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Samoa agreement didn’t breach Nigerian laws–FG



Samoa agreement didn’t breach Nigerian laws--FG
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The federal government says the Samoa agreement was signed in the interest of the country without contravening any of the existing laws.

In a statement on Thursday, Muhammed Idris, minister of information, said the federal government signed the agreement on June 28 after extensive reviews and consultations.

The information minister said the review of the agreement was done by an inter-ministerial committee convened by the ministry of budget in collaboration with the ministries of foreign affairs and justice.

On Thursday, a report claimed that some clauses of the agreement allegedly compel underdeveloped and developing nations to support the agitations by lesbian, gay, bisexual, and transgender (LGBT) for recognition.

The report elicited mixed reactions, as some Nigerians criticised the federal government for signing the agreement.

However, the minister of information maintained that the federal government ensured that the agreement did not contravene the 1999 Constitution (as amended) and other extant laws.

He said there is an existing law in Nigeria that criminalises same-sex relationships.

“Nigeria signed the agreement on Friday 28 June 2024,” the minister said.

“It was ensured that none of the 103 articles and provisions of the agreement contravenes the 1999 constitution as amended, the laws of Nigeria, or other extant laws.

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“In addition, Nigeria’s endorsement was accompanied by a statement of declaration dated 26th June 2024, clarifying its understanding and context of the agreement within its jurisdiction to the effect that any provision that is inconsistent with the laws of Nigeria shall be invalid.

“It is instructive to note that there is an existing legislation against same-sex relationships in Nigeria enacted in 2014.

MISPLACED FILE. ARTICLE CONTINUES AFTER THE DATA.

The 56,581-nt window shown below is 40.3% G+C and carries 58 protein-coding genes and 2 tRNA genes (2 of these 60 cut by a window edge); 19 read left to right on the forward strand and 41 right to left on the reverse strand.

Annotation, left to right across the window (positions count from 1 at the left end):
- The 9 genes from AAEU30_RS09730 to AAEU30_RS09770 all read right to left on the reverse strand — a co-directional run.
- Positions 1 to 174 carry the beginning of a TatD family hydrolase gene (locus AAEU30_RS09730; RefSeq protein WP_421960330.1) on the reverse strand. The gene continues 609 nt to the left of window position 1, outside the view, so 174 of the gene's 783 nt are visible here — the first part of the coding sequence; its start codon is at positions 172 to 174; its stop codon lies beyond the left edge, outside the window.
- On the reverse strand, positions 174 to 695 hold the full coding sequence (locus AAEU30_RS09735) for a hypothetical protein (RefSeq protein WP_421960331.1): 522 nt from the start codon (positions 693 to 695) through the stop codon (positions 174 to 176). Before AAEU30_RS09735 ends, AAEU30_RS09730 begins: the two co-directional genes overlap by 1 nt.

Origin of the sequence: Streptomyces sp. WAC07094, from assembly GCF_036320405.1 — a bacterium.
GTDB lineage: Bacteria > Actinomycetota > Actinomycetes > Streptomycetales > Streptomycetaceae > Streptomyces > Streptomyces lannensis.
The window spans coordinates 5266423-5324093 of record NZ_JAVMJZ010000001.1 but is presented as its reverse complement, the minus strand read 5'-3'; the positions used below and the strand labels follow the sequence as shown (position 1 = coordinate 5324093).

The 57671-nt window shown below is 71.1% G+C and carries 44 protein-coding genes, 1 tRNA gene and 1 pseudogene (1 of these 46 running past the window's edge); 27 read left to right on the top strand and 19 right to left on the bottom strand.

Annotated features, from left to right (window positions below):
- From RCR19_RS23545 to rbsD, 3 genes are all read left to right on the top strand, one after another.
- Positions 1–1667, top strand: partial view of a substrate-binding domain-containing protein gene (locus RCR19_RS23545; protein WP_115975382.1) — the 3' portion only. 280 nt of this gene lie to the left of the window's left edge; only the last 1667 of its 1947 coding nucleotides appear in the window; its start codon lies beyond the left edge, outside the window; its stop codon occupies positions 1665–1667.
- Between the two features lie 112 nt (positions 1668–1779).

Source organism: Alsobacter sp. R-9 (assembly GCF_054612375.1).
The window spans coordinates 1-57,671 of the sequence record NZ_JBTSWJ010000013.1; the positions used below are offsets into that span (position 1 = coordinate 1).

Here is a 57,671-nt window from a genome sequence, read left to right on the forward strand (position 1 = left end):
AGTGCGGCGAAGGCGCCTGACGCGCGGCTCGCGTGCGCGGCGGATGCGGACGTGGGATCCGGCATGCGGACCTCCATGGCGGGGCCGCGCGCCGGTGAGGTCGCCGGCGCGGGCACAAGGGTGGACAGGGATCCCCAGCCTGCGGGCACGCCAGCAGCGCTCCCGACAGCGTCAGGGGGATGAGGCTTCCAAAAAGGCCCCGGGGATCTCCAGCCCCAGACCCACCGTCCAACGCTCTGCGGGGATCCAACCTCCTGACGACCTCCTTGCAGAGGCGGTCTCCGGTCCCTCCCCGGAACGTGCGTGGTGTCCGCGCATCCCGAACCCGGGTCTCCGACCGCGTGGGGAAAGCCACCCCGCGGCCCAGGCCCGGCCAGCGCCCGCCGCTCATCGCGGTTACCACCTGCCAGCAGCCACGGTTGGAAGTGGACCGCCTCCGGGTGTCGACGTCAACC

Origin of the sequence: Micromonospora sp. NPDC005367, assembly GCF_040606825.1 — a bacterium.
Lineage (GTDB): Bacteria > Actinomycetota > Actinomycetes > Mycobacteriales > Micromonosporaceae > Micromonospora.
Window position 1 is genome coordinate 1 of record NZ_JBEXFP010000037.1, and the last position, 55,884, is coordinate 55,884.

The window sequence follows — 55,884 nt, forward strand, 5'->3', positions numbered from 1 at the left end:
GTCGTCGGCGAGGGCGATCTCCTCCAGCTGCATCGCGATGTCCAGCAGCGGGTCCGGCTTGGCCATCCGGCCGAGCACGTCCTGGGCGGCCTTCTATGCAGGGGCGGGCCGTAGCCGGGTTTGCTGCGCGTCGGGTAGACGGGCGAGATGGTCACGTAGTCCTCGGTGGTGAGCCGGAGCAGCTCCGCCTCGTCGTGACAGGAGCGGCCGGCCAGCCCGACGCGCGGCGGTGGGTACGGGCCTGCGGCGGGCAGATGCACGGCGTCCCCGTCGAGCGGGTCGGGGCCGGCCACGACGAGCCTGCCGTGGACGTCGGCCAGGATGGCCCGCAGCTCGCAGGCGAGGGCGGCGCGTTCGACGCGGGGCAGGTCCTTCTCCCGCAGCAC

“It is necessary to assure Nigerians that the President Bola Tinubu Administration, being a rule-based government, will not enter into any international agreement that will be detrimental to the interests of the country and its citizens.

“The Samoa Agreement is nothing but a vital legal framework for cooperation between the OACPS and the European Union to promote sustainable development, fight climate change and its effects, generate investment opportunities, and foster collaboration among OACPS member states at the international stage.”

According to the European Council, the Samoa agreement is the overarching framework for European Union (EU) relations with African, Caribbean, and Pacific countries.

The agreement serves as a new legal framework for EU relations with 79 countries, including African, Caribbean, and Pacific countries.

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The agreement covers six priority areas, which are democracy and human rights; sustainable economic growth and development; climate change; human and social development; peace and security; and migration and mobility.

The agreement was officially signed on November 15, 2023, by the EU and its member states and Organisation of African, Caribbean, and Pacific States (OACPS) members in Samoa, a country in Oceania.

Nigeria did not sign the agreement initially, as the federal government said it was still studying the pact.

The new agreement replaces the Cotonou agreement, which was signed in 2000.

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